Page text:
• @iWrite2Know – That’s fabulous! I hope it works out for you. Be sure to update us down the road and let us know how it’s going.

      @Chris – Yes, exactly. I agree completely. I do this all the time. Sometimes, I even carry two or three when I’m near the end of a novel so I have options should I finish while I’m out and about.

      @Kelly – 50pgs is a good rule of thumb. I do that sometimes or say to the halfway point of a book or at the end of chapter three.

      @A.M – Haha. Yes, public transportation is a great idea if you can access it. I also felt the same as you when I first started reading in the morning. I thought it would be awful, but it really lets me relax and wake up fully before having to run off places and get bogged down by to-do lists.

  8. Good tips! I will have to use some of them while I study. My biggest problem seems to be reading too many books at once.

    When walking or on some god awful cardio machine I try to get an audio book.

  9. I would recommend getting an insanely boring job like I have, but that hasn’t seemed to help me read more books. πŸ™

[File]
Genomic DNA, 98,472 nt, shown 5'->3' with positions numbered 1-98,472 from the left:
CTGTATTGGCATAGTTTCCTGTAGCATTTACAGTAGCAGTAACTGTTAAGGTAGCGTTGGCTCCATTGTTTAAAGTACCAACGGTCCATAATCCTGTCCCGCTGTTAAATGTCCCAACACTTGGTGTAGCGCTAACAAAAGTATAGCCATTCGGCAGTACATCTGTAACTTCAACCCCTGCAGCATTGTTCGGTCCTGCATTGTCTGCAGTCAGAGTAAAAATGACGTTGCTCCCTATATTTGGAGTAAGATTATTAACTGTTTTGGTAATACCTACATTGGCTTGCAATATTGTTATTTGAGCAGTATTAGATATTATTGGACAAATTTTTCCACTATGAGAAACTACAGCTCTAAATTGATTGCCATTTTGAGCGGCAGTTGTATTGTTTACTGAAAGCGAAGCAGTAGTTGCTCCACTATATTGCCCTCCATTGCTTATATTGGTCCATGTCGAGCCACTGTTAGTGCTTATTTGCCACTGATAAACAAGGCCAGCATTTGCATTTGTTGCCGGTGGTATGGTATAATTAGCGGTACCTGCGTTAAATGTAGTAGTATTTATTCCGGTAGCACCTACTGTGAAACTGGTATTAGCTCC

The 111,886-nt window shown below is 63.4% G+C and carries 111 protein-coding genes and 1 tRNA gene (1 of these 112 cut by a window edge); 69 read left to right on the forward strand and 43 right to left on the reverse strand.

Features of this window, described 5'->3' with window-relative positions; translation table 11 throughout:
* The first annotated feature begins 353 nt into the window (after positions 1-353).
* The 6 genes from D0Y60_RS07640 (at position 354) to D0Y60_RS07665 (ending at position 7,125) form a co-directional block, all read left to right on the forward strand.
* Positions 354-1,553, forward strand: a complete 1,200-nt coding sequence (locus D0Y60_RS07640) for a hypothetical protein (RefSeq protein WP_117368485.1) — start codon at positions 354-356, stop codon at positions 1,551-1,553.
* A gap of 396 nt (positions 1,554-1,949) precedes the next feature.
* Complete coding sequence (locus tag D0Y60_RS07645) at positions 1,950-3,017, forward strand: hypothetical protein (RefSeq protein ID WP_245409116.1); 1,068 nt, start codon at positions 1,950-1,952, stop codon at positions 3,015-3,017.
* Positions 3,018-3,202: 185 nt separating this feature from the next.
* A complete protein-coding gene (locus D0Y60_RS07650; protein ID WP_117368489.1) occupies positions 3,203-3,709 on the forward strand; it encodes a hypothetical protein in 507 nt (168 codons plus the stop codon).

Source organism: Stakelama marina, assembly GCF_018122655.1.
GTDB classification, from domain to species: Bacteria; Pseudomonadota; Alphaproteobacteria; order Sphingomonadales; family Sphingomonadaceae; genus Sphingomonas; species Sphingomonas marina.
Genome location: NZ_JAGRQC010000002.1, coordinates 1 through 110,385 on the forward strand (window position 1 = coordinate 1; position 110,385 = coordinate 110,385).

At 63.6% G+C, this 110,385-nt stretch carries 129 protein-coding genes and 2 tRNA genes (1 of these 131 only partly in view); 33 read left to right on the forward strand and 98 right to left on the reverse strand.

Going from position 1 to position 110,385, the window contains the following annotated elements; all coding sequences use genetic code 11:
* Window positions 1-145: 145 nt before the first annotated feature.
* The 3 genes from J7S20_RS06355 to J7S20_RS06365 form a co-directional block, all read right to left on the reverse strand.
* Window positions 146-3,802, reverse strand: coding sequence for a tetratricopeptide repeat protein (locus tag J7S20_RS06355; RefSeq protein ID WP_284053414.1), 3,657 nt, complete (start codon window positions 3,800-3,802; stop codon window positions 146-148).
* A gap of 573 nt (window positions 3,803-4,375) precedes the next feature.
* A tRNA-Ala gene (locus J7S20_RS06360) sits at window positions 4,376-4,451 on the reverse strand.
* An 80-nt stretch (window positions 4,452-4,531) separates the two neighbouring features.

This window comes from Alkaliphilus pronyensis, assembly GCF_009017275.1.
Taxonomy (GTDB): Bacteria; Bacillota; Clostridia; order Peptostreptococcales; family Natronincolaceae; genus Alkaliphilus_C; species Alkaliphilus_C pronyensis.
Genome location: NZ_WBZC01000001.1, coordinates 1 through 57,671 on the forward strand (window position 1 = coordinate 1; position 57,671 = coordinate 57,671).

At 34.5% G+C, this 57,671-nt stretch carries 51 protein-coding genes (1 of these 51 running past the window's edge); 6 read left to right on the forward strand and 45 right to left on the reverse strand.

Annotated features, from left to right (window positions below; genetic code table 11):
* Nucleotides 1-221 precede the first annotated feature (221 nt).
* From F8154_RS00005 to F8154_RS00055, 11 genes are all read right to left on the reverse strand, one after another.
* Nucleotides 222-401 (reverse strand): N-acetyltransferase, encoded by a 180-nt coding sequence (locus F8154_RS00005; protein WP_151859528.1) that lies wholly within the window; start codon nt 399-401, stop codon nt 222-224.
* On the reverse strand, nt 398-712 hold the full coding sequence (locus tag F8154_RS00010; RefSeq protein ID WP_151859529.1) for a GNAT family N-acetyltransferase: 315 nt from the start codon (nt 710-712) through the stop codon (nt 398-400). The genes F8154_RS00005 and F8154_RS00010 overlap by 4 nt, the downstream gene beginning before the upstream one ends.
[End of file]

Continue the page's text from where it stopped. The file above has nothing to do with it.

10. Great article! Skimming a little and carrying a book with you work well for me. And reading before bed and before the kids wake up. Great job!

  11. Those books you carry with you everywhere? In the Texas Panhandle, we called them “Flood books.” See–it doesn’t rain a whole lot in the panhandle. (You know–that square part of Texas that sticks up at the top?) So in a lot of places–county roads mostly–they don’t bother to build bridges. The road just dips down into a gully. But when it does rain, it tends to rain a whole lot at once. Ten inches in an hour, for instance. And those low water crossings get filled up and become impassable. However, no need to get your panties in a wad. You just sit in your pickup and wait for the water to go down. But you tend to need something to read while you’re waiting. Hence– Flood Books. I know a lot of farmers and ranchers and their spouses (spice?) who keep flood books in the truck…

    I am fortunate to read fast–I can get through a book in a day, on average. But I still can’t keep up with my TBR pile. Sigh.

    Oh, I don’t live in the Panhandle any more. I’m down on the Texas coast. We need hurricane books here. πŸ˜‰

    • Yes to the hurricane books! FL needs them too. I remember having dorm parties at college when hurricanes blew through. Everybody pre-stocked leftover pizza in their mini-fridges. My friend and I would reheat and watch Bollywood movies. (Campus had backup generators.) lol πŸ™‚